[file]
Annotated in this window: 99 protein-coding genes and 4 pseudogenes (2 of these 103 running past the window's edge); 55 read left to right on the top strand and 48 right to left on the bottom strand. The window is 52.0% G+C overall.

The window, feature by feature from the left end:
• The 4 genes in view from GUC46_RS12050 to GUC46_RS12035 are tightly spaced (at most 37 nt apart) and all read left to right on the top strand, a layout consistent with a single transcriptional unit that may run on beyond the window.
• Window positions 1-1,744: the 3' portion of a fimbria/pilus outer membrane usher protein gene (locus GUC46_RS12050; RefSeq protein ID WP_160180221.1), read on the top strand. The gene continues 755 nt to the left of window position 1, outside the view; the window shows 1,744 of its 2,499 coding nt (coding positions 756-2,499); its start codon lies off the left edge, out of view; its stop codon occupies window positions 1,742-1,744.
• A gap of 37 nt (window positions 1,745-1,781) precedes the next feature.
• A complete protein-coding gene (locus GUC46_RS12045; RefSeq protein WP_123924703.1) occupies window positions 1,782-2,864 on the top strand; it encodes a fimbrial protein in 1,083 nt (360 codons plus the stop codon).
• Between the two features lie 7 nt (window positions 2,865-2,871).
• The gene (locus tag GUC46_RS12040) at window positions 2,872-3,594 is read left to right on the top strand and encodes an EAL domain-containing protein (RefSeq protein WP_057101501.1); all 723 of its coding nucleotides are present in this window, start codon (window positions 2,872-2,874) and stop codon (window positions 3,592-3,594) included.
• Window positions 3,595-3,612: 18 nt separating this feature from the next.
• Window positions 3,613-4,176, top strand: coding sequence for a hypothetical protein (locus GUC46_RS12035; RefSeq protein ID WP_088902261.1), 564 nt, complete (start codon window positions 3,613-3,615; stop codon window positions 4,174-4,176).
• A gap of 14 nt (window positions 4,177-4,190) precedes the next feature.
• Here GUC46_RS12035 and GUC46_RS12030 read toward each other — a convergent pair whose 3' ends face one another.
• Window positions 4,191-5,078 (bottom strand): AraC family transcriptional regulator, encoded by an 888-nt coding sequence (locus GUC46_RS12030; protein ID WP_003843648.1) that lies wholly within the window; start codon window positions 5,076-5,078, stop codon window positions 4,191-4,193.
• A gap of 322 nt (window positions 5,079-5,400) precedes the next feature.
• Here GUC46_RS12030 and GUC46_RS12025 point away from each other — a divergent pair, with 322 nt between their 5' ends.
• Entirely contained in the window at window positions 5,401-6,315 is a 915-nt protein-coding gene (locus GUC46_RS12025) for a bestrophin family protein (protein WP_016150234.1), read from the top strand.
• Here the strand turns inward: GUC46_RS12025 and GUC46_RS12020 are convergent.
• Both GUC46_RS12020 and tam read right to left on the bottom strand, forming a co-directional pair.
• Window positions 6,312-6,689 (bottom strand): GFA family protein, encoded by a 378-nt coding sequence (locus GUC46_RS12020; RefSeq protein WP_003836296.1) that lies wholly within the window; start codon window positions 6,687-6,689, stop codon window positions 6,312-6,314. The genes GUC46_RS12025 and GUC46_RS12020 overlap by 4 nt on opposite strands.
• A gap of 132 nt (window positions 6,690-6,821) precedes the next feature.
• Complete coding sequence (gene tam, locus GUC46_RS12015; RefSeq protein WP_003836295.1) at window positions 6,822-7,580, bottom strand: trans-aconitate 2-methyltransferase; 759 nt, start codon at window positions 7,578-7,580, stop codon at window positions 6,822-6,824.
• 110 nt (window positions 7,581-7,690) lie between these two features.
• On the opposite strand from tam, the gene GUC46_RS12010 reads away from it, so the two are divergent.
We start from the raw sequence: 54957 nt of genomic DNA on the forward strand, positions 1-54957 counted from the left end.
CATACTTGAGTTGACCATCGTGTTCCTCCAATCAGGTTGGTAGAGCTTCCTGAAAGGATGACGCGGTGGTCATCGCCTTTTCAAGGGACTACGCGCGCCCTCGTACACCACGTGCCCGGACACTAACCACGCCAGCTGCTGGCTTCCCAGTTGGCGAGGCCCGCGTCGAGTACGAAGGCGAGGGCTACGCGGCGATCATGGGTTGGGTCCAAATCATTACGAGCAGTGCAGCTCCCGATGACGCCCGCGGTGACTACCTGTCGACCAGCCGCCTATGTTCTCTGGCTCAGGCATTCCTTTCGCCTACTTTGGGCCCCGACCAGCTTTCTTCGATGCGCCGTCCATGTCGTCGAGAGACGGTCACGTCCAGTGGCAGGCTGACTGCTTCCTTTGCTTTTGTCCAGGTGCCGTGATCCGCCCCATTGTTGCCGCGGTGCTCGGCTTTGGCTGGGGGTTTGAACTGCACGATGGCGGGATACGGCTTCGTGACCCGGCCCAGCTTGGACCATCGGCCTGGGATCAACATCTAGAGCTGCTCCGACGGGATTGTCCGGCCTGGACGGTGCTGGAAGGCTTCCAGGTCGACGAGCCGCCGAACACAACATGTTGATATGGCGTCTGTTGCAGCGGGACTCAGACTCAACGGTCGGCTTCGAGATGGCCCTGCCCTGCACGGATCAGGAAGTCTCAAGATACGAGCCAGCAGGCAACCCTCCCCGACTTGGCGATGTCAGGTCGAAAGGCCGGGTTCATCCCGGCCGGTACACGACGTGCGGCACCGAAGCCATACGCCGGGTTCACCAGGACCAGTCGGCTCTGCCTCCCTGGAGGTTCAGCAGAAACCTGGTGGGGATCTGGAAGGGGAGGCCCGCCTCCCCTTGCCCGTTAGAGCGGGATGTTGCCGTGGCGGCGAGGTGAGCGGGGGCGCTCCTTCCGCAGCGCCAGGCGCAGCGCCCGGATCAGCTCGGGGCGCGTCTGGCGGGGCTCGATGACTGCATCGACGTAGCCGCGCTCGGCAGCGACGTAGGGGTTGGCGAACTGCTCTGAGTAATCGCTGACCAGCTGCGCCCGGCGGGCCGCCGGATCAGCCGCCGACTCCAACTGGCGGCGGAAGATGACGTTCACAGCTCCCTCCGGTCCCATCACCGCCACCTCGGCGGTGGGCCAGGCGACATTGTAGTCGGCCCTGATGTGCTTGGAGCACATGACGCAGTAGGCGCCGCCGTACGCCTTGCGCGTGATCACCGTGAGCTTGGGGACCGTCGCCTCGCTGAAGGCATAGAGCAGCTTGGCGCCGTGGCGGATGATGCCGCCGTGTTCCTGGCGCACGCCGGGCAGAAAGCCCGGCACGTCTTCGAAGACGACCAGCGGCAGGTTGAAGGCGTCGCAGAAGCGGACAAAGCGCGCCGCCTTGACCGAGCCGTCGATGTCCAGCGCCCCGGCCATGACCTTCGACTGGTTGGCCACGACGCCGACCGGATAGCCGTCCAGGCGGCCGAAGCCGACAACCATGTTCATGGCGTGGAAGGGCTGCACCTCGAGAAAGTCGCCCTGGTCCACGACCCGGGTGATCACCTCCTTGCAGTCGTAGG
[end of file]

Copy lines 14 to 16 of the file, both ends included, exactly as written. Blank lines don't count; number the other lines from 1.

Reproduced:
• A gap of 322 nt (window positions 5,079-5,400) precedes the next feature.
• Here GUC46_RS12030 and GUC46_RS12025 point away from each other — a divergent pair, with 322 nt between their 5' ends.
• Entirely contained in the window at window positions 5,401-6,315 is a 915-nt protein-coding gene (locus GUC46_RS12025) for a bestrophin family protein (protein WP_016150234.1), read from the top strand.